- Entertainment and Media»
- Performing Arts
Boss DS-2 Turbo Distortion Pedal Review
Standard Retail Price: $84.99
Typical Used Price: $40 to $70
Controls: Level, Tone, Dist, Turbo (modes I or II)
Power: 9-volt battery or Boss PSA adapter (not included)
Famous Users: Kurt Cobain (Nirvana); Dave Navarro (Jane's Addiction); Prince (solo)
Further Information: The Official Boss Website; BossArea.com
Growing up and learning to play electric guitar in the mid-1990s, it's pretty much a given that the Boss DS-2 was my first distortion pedal. They were everywhere at the time, having been popularized by Kurt Cobain of Nirvana who famously used one for his buzzsaw dirty sounds on the squillion-selling Nevermind album. Back in the day, we all wanted that tone--switching from a pristine clean sound to a frighteningly loud, super-saturated distortion.
As with all Boss pedals, the DS-2 is built like a proverbial tank. As with its younger sibling, the DS-1 Distortion, the DS-2 comes in the same questionable orange color. In fact, it even sounds similar in its default "I" mode but the reason for releasing a sequel (of sorts) was Boss's addition of a "II" or Turbo mode. It must have come to Boss's attention that some players were using other pedals to boost or thicken the sound of the DS-1, and rather than lose business, they wisely added the Turbo option to the DS-2 to allow players to switch to a secondary sound using the same pedal. Turbo mode basically activates a bigger, nastier distorted tone that is not unlike the Boss HM-2 Heavy Metal.
Also, presumably learning from the mistake that had them re-releasing the OD-2 Turbo Overdrive as the OD-2R (which introduced the option to connect an FS-5U to toggle between normal and Turbo modes using one's foot instead of having to lean over and turn a knob), Boss cut to the chase and baked this option into the DS-2 right from the get-go.
Ease of Use
Like all Boss pedals, one area where the DS-2 excels is in terms of operation, which couldn't be simpler. There's also an LED at the top of the control panel that brightens when the effect is on, and darkens when it's off.
Aside from the wide on/off footswitch that takes up the bottom 2/3 of the pedal, the DS-2 has four control knobs:
- The "Level" knob adjusts how much volume is present when the effect is activated. Turn it to the left to lower the volume; turn it to the right to raise the dBs.
- The "Tone" knob controls the EQ when the pedal is turned on. Turn it to the left to raise the bass frequencies and lower the treble; turn it to the right to mix in more treble and remove some bass.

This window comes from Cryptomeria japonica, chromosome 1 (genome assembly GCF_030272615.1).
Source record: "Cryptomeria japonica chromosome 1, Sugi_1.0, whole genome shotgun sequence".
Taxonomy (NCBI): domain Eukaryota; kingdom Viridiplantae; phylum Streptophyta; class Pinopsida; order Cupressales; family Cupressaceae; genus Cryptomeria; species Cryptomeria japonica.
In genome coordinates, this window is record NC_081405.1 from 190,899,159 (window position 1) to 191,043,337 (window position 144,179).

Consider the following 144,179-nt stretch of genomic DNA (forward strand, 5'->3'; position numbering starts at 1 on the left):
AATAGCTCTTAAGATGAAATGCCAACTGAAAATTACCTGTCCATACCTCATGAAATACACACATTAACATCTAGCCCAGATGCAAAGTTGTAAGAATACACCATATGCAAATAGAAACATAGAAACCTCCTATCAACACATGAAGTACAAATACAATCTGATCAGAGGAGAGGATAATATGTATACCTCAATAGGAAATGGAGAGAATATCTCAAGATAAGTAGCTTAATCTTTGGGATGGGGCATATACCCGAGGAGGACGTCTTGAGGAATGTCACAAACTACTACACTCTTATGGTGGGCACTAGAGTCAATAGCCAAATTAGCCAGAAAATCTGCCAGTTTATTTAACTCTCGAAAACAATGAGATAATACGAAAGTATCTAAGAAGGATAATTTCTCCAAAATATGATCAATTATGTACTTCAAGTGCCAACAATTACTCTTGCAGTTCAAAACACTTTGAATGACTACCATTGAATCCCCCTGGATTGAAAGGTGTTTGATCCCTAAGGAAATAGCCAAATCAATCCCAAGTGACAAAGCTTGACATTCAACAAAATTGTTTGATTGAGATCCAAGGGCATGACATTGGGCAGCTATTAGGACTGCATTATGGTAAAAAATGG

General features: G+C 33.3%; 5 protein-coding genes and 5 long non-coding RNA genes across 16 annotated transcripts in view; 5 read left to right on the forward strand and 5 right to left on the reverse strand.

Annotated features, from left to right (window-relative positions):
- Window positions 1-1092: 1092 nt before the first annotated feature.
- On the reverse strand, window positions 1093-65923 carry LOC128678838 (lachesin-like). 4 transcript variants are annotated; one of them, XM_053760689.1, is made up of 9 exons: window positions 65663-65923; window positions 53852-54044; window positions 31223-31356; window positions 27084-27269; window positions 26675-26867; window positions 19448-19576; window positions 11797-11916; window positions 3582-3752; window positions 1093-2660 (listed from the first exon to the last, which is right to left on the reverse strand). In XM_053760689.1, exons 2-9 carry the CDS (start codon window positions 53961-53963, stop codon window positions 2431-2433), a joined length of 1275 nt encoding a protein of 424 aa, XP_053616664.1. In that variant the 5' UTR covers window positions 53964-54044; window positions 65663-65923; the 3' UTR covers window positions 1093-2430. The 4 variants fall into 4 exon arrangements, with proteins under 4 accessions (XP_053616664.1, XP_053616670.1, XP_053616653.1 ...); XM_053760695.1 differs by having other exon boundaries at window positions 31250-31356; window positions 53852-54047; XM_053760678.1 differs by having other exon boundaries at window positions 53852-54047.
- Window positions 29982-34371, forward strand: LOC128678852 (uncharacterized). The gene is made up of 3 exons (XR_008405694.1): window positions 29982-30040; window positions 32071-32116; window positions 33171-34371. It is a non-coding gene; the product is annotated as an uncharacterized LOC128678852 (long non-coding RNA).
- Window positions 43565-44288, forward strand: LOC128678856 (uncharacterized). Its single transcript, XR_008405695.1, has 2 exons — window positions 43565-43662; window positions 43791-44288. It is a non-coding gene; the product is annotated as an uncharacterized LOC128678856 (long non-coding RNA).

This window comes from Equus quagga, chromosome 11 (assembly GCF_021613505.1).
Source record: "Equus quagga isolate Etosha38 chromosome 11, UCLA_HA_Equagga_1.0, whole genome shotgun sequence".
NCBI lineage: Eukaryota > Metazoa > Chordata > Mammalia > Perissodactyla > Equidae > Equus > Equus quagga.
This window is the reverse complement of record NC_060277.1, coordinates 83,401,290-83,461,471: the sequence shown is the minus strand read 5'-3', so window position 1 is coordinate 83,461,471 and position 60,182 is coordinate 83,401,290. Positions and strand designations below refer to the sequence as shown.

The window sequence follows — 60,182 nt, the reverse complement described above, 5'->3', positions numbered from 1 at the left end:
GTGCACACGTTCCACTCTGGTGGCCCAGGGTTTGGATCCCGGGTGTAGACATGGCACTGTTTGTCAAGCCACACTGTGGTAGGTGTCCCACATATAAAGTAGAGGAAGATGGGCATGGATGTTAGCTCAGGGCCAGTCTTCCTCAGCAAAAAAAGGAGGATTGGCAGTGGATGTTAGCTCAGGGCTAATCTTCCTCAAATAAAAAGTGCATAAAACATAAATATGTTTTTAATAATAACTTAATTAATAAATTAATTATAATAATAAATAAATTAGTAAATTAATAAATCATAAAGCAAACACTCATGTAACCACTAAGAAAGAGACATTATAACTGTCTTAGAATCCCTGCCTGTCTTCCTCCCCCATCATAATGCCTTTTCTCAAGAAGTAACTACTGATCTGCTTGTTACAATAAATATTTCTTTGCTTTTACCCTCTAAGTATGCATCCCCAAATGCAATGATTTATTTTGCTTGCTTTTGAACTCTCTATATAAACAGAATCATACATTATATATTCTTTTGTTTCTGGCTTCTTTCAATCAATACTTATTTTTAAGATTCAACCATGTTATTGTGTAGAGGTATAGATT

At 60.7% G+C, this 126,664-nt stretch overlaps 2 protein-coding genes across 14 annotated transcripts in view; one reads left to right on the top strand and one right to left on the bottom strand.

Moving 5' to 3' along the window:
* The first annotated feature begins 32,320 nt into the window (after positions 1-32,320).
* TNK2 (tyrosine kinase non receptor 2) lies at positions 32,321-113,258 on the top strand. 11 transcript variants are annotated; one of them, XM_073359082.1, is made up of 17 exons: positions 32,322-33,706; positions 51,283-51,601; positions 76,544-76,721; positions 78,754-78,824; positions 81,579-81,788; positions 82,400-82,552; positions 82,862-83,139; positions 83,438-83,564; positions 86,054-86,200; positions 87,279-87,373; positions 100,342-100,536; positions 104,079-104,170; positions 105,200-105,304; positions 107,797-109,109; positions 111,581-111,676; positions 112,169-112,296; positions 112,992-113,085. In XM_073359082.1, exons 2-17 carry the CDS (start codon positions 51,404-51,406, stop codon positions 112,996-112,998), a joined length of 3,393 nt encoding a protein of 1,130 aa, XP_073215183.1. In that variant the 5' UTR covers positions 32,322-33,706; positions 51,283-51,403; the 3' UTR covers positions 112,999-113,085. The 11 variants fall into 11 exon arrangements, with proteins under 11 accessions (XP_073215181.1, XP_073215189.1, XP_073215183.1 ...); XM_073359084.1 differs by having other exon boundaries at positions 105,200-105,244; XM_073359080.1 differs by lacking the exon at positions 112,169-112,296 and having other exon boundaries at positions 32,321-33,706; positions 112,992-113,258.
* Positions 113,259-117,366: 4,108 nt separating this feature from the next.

- The "Dist" knob decides how much distortion is present in the processed signal when the pedal is on. Turn it to the left to clean up the sound; turn it to the right to add more gain and saturation.
- The "Turbo" knob has only two settings, I and II. When in mode I, the DS-2 produces a basic, fairly aggressive distortion sound not unlike that of Boss's DS-1. (Some people insist they're the same; I personally find them a little different, with the DS-1 being a little thicker in terms of tone.) On mode II, the character of the effect changes and acquires a more distorted, almost scooped-mid-range sound common to a lot of 80s metal and 90s alternative rock.
Additionally, there's a second input that allows for the connection of an optional Boss FS-5U that allows a player to toggle between the I and II Turbo mode by stepping on the footswitch. If you don't have the footswitch, then the only way to move between Turbo modes is by manually turning the knob.
As Frugal readers will probably know by now, I always like to consider a piece of gear's usefulness in the three main scenarios in which a musician will find him/herself: solo practice/writing, recording, and recording.
So let's look at solo writing and rehearsing first. The DS-2 is a lot of fun to incorporate into your practice, although there's more volume and gain on tap than you'll ever use at bedroom levels so it may be overkill for this kind of situation. Unless you have a dedicated rehearsal studio where you can crank the levels, you're unlikely to ever encounter the full range of sounds possible with this unit and it's probably not going to add much value to your practice time or writing. However, if you can let it rip a little bit, you may find that the Turbo Distortion's nasty tones inspire you to write certain kinds of riffs that sound a whole lot cooler when played a) loud and b) with this pedal exclusively.